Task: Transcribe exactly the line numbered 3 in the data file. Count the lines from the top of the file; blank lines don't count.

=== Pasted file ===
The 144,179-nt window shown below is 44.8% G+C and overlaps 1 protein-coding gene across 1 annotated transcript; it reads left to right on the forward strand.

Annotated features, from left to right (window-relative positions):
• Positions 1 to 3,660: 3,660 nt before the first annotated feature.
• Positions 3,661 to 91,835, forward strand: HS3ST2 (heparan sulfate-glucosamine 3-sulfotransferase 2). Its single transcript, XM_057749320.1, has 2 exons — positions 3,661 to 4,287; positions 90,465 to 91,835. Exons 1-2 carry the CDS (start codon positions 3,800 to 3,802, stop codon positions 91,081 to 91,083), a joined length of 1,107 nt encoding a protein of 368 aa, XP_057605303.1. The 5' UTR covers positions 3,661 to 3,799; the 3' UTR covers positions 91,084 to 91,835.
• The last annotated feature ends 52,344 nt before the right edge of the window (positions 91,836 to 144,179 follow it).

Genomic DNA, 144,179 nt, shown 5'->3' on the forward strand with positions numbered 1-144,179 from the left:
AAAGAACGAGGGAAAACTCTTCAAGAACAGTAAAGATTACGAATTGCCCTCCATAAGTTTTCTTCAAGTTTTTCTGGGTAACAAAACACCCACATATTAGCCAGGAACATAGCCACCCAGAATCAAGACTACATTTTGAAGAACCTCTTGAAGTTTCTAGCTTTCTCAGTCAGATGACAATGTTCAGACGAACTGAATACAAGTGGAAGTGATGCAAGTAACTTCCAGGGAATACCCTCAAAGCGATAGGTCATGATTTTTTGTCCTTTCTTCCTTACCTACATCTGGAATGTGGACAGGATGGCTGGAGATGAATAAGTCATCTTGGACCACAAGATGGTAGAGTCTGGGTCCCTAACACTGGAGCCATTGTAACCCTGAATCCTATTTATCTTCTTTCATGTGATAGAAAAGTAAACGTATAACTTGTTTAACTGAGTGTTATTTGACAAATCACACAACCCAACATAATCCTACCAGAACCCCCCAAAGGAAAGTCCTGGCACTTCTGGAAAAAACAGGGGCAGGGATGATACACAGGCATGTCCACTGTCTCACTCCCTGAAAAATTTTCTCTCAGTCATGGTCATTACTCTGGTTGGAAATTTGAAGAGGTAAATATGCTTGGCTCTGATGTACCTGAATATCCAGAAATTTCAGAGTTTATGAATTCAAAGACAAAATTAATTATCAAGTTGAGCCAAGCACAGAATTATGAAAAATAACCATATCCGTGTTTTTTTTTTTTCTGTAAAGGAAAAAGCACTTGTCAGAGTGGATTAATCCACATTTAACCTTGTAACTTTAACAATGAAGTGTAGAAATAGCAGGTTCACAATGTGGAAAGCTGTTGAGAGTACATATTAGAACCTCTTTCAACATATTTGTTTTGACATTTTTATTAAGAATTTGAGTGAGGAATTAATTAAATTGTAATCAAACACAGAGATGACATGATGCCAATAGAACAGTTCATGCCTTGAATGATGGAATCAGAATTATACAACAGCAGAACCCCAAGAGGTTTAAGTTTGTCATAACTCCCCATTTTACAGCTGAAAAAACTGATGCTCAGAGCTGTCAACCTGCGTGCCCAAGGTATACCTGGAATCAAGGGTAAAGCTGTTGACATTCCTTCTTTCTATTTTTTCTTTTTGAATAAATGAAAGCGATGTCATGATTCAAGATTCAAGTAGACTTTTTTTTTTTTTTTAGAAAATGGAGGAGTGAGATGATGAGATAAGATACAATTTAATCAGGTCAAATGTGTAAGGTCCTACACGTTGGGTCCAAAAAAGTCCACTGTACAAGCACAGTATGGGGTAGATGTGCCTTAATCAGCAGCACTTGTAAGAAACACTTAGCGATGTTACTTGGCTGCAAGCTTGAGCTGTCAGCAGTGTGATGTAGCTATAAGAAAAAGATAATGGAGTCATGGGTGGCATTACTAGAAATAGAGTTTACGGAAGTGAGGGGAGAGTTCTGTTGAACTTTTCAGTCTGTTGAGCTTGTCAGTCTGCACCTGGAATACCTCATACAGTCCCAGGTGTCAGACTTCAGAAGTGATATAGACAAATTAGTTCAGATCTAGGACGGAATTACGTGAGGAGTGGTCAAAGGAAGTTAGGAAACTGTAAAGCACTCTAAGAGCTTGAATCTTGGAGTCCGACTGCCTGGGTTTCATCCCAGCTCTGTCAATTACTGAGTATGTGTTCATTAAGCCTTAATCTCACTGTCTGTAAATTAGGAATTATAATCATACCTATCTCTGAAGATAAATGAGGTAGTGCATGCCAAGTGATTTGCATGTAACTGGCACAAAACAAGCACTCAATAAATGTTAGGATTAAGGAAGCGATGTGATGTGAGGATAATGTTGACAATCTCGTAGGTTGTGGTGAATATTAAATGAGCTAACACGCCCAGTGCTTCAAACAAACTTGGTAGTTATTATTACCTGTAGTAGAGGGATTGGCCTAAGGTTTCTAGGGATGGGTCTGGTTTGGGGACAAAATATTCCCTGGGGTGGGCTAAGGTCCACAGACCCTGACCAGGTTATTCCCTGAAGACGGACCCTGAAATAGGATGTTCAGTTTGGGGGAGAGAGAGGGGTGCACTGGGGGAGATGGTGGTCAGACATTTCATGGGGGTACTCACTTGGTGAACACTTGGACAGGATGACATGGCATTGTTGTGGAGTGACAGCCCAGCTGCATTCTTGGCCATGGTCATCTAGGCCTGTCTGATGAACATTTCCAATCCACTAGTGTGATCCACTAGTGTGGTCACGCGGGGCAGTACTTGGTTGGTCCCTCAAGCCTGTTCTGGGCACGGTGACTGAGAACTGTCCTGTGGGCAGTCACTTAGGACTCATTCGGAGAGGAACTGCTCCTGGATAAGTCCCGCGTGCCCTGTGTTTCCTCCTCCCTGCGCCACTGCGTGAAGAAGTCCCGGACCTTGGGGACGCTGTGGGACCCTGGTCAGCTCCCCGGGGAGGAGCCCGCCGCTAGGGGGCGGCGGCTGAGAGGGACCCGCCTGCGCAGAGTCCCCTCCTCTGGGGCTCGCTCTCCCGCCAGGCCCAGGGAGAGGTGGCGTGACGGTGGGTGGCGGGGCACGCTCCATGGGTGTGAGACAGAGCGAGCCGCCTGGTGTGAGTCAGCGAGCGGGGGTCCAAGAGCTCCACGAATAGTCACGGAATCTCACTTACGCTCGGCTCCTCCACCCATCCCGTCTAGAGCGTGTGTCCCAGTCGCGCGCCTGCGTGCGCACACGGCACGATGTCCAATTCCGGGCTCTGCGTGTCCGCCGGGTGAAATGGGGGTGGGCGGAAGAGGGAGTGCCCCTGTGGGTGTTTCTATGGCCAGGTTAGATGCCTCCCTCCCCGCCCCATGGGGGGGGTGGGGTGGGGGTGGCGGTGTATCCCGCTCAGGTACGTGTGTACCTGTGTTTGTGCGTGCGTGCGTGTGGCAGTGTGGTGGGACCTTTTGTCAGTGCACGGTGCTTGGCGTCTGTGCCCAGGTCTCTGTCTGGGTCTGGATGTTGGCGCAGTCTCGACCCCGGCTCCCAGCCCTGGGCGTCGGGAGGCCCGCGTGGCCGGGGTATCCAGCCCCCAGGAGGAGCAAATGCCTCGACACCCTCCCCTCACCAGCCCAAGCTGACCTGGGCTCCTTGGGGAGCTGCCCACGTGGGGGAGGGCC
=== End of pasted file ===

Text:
• Positions 1 to 3,660: 3,660 nt before the first annotated feature.